If the Indians are to win the AL Central they’re not likely to do it by virtue of winning 100 games. The truth is that they’re going to need some help from the Tigers, who on paper are clearly the Central’s best team. They need Detroit to underachieve this season, which, by the way, is entirely possible.
Prince Fielder: Everyone forgets that the Tigers lost Victor Martinez for 2012 with an ACL injury. Fielder is essentially replacing Martinez’ production, which was very good in 2011. Everyone is also forgetting that Fielder has forced Miguel Cabrera over to third base rather than to DH. This move I still cannot understand.
I’m not going to sit here and pretend I’d rather have Jack Hannahan and Casey Kotchman at third and first over Cabrera and Fielder, but it’s certainly an advantage to have defensively.
On top of that, maybe Fielder struggles early and the Tigers get off to a slow start. Regardless, Tigers fans shouldn’t be worried about Fielder switching zip codes, leagues and ballparks so much as they should the possible ramifications of his becoming one of the highest paid players in baseball history.
There’s no way of handicapping how that may or may not affect him (it probably won’t), but if you’re an Indians fan it’s definitely worth getting hopeful for.
Justin Verlander: Verlander had an amazing season last year, probably one of the top 10 greatest we’ve ever seen. But as great as Verlander is, he did get somewhat lucky last year (.236 BABIP, career .285; xFIP of 3.12; LOB percentage of 80.3 percent, higher than his career average of 73.3 percent).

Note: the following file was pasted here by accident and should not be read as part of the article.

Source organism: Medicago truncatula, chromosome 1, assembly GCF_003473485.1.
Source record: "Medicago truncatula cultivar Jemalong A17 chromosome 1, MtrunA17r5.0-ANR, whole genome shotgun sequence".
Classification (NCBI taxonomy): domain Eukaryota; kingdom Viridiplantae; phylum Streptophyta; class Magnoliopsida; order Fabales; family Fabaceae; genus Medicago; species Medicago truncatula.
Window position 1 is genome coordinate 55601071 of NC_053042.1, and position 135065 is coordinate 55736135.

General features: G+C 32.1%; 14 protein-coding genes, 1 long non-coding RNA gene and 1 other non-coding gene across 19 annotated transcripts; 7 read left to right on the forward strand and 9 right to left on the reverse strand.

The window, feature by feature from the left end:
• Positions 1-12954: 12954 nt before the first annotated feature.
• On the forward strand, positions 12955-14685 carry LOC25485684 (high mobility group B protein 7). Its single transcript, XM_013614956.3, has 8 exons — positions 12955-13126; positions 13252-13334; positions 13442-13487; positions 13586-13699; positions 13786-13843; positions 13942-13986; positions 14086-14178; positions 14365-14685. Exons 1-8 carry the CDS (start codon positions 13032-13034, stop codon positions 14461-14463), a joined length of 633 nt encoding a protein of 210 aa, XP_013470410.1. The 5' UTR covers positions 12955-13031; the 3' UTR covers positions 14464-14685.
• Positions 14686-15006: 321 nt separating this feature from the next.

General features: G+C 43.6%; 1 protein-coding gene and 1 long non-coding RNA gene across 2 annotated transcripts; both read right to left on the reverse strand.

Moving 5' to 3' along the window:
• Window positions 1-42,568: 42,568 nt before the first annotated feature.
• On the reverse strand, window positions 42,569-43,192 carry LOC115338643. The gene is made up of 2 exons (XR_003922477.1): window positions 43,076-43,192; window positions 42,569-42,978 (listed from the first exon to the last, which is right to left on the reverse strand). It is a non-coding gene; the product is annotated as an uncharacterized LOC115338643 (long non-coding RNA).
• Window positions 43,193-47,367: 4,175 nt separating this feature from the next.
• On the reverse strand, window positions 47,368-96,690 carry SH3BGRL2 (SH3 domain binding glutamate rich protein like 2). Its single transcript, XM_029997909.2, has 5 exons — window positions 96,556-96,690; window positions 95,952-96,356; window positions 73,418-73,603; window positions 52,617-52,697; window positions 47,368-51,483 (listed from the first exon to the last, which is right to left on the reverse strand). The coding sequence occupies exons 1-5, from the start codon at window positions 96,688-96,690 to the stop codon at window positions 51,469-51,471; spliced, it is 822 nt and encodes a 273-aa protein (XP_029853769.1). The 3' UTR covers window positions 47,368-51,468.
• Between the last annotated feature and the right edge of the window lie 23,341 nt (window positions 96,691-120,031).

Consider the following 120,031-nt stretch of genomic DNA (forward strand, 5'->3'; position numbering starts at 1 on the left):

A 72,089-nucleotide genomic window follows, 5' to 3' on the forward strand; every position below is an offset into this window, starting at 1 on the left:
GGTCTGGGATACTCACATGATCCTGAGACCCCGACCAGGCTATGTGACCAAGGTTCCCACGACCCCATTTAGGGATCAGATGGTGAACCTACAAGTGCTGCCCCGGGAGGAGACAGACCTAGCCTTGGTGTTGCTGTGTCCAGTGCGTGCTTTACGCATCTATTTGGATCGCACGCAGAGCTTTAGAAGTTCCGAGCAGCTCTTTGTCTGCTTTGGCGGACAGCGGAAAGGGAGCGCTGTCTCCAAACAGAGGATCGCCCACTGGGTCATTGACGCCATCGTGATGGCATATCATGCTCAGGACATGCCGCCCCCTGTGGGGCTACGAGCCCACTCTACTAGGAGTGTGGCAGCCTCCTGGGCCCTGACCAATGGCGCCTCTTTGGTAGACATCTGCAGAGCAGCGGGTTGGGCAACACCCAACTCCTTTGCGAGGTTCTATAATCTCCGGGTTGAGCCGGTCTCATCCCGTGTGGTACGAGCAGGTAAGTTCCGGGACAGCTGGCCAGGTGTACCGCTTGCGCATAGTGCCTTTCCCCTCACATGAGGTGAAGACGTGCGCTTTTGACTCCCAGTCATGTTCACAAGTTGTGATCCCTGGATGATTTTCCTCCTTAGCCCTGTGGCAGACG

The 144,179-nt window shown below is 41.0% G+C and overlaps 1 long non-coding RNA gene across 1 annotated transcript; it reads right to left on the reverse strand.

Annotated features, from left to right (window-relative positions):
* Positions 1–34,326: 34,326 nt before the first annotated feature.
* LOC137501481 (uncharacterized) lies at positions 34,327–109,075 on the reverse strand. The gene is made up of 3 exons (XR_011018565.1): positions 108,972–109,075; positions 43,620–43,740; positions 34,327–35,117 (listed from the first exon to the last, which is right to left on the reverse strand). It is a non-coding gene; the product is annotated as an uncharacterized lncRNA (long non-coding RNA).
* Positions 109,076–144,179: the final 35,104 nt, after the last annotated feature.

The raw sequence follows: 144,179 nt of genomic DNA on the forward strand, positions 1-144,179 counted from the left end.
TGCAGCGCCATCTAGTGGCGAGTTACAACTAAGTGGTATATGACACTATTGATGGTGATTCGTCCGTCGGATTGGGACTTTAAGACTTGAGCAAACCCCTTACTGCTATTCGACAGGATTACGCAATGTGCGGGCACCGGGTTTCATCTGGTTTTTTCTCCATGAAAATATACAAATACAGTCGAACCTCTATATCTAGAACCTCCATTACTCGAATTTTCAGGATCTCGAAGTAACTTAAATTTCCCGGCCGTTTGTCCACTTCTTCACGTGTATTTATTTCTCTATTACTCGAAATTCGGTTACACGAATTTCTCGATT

Sure he'll be an elite pitcher this year, but a lot of stat junkies are expecting a regression that will bring him back to his 2010 numbers (3.37 ERA, 1.16 WHIP), especially with his suspect defense this year.
With that said, there’s a reason Verlander won not just the Cy Young but the AL MVP last year. He was that good and hence that important to the Tigers' success. In other words, you could argue the Tigers weren’t as good as their record showed; Verlander was just pitching on another level.
Jhonny Peralta: I’ll admit it right now that my view on Peralta is completely biased on account of my being a slightly bitter Indians fan that wishes he had played this well in Cleveland from 2008-2010. Anyhow, it’s expected that 2012 Peralta will not perform up to the standards of 2011 Peralta. Or so I keep telling myself.
Jose Valverde: Last season Valverde saved 49 games in 49 save situations. The baseball gods will see to it that this will not happen again this year. Again, I keep telling myself this, but there’s always the chance that maybe, just maybe, Valverde is the next Eric Gagne, so you never know.
Delmon Young: Just like the two above mentioned players, everyone outside of Detroit is predicting regression from Young this season. I guess it all depends on how you feel about sabermetrics.
2008: Doesn’t this Tigers team smell a little like those 2008 Tigers? I’ll refresh your memory. Entering 2008 Detroit was supposed to score 1,000-plus runs, win 105-plus games and stampede their way through the division.
The reasoning for this was mainly because they were coming off an 88-win season in which they had underperformed, and they entered 2008 having just traded for Miguel Cabrera and Dontrelle Willis.
The Tigers didn’t live up to these expectations, though. They came miserably short and finished at 74-88, good for last place in the AL Central.
So yea, if you’re an Indians fan you should be banking your team’s postseason chances on this fact because, despite everything I just said, the Tigers are really, really good.
But if you’re a Detroit fan you’ve got to be a little freaked out that every single “diagnosis of the Tigers” article you’ve read has mentioned all of the same things that I just said. You’ve also got to be a little freaked out that Jonah Keri—who, rumor has it, is the best at predicting baseball overs/unders—has the most confidence in his “Tigers under 93.5 wins” pick.
Prediction: Tigers win the Central with 90 wins, and Cleveland finishes second with 87.